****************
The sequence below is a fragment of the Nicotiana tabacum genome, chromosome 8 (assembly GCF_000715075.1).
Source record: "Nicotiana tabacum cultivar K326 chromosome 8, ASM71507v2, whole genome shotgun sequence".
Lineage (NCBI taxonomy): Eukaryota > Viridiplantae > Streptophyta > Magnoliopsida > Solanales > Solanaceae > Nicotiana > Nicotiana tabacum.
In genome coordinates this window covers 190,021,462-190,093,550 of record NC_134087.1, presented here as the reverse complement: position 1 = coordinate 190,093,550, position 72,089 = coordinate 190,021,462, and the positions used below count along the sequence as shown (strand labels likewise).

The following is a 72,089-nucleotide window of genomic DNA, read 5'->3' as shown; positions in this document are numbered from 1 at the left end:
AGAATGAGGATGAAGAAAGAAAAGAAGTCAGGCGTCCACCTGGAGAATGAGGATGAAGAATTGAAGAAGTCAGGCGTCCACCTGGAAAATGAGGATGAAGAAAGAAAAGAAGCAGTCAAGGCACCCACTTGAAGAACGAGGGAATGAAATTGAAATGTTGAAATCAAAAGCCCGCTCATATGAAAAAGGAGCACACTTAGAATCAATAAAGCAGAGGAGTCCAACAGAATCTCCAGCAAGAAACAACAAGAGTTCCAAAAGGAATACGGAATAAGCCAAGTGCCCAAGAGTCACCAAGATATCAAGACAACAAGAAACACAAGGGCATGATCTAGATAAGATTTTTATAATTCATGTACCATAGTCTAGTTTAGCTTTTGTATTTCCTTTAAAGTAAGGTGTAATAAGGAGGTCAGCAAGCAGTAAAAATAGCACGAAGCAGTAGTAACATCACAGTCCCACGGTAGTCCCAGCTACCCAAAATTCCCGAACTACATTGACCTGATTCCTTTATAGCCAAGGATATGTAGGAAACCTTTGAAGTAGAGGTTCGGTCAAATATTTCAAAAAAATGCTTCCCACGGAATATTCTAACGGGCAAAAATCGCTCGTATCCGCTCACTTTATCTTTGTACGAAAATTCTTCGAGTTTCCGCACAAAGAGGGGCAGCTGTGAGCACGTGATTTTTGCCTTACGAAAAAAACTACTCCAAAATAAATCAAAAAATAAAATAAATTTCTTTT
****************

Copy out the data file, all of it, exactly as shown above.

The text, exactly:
The sequence below is a fragment of the Nicotiana tabacum genome, chromosome 8 (assembly GCF_000715075.1).
Source record: "Nicotiana tabacum cultivar K326 chromosome 8, ASM71507v2, whole genome shotgun sequence".
Lineage (NCBI taxonomy): Eukaryota > Viridiplantae > Streptophyta > Magnoliopsida > Solanales > Solanaceae > Nicotiana > Nicotiana tabacum.
In genome coordinates this window covers 190,021,462-190,093,550 of record NC_134087.1, presented here as the reverse complement: position 1 = coordinate 190,093,550, position 72,089 = coordinate 190,021,462, and the positions used below count along the sequence as shown (strand labels likewise).

The following is a 72,089-nucleotide window of genomic DNA, read 5'->3' as shown; positions in this document are numbered from 1 at the left end:
AGAATGAGGATGAAGAAAGAAAAGAAGTCAGGCGTCCACCTGGAGAATGAGGATGAAGAATTGAAGAAGTCAGGCGTCCACCTGGAAAATGAGGATGAAGAAAGAAAAGAAGCAGTCAAGGCACCCACTTGAAGAACGAGGGAATGAAATTGAAATGTTGAAATCAAAAGCCCGCTCATATGAAAAAGGAGCACACTTAGAATCAATAAAGCAGAGGAGTCCAACAGAATCTCCAGCAAGAAACAACAAGAGTTCCAAAAGGAATACGGAATAAGCCAAGTGCCCAAGAGTCACCAAGATATCAAGACAACAAGAAACACAAGGGCATGATCTAGATAAGATTTTTATAATTCATGTACCATAGTCTAGTTTAGCTTTTGTATTTCCTTTAAAGTAAGGTGTAATAAGGAGGTCAGCAAGCAGTAAAAATAGCACGAAGCAGTAGTAACATCACAGTCCCACGGTAGTCCCAGCTACCCAAAATTCCCGAACTACATTGACCTGATTCCTTTATAGCCAAGGATATGTAGGAAACCTTTGAAGTAGAGGTTCGGTCAAATATTTCAAAAAAATGCTTCCCACGGAATATTCTAACGGGCAAAAATCGCTCGTATCCGCTCACTTTATCTTTGTACGAAAATTCTTCGAGTTTCCGCACAAAGAGGGGCAGCTGTGAGCACGTGATTTTTGCCTTACGAAAAAAACTACTCCAAAATAAATCAAAAAATAAAATAAATTTCTTTT